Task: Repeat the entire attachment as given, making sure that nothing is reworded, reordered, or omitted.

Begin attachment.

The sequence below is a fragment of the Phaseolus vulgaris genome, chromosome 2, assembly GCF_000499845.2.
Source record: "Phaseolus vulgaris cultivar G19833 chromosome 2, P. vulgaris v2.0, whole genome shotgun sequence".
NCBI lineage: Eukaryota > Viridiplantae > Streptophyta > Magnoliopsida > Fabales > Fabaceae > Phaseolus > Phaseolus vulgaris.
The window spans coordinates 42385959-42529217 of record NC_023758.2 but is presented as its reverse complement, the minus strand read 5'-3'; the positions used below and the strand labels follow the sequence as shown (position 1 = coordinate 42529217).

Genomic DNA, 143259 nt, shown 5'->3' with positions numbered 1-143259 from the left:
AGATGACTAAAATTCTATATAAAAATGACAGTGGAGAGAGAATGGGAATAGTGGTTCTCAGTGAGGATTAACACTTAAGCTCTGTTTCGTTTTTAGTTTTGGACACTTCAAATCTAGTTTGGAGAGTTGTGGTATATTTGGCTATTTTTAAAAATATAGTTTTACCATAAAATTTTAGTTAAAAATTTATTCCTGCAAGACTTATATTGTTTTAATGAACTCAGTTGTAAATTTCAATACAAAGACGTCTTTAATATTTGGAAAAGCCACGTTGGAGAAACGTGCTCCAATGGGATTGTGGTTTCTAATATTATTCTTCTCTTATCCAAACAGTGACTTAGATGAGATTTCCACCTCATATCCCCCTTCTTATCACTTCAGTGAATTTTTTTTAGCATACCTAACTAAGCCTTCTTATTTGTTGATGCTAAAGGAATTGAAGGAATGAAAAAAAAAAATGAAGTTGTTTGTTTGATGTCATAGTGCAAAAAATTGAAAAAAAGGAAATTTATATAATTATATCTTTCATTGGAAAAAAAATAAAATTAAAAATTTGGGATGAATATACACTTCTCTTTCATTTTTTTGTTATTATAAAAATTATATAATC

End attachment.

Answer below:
The sequence below is a fragment of the Phaseolus vulgaris genome, chromosome 2, assembly GCF_000499845.2.
Source record: "Phaseolus vulgaris cultivar G19833 chromosome 2, P. vulgaris v2.0, whole genome shotgun sequence".
NCBI lineage: Eukaryota > Viridiplantae > Streptophyta > Magnoliopsida > Fabales > Fabaceae > Phaseolus > Phaseolus vulgaris.
The window spans coordinates 42385959-42529217 of record NC_023758.2 but is presented as its reverse complement, the minus strand read 5'-3'; the positions used below and the strand labels follow the sequence as shown (position 1 = coordinate 42529217).

Genomic DNA, 143259 nt, shown 5'->3' with positions numbered 1-143259 from the left:
AGATGACTAAAATTCTATATAAAAATGACAGTGGAGAGAGAATGGGAATAGTGGTTCTCAGTGAGGATTAACACTTAAGCTCTGTTTCGTTTTTAGTTTTGGACACTTCAAATCTAGTTTGGAGAGTTGTGGTATATTTGGCTATTTTTAAAAATATAGTTTTACCATAAAATTTTAGTTAAAAATTTATTCCTGCAAGACTTATATTGTTTTAATGAACTCAGTTGTAAATTTCAATACAAAGACGTCTTTAATATTTGGAAAAGCCACGTTGGAGAAACGTGCTCCAATGGGATTGTGGTTTCTAATATTATTCTTCTCTTATCCAAACAGTGACTTAGATGAGATTTCCACCTCATATCCCCCTTCTTATCACTTCAGTGAATTTTTTTTAGCATACCTAACTAAGCCTTCTTATTTGTTGATGCTAAAGGAATTGAAGGAATGAAAAAAAAAAATGAAGTTGTTTGTTTGATGTCATAGTGCAAAAAATTGAAAAAAAGGAAATTTATATAATTATATCTTTCATTGGAAAAAAAATAAAATTAAAAATTTGGGATGAATATACACTTCTCTTTCATTTTTTTGTTATTATAAAAATTATATAATC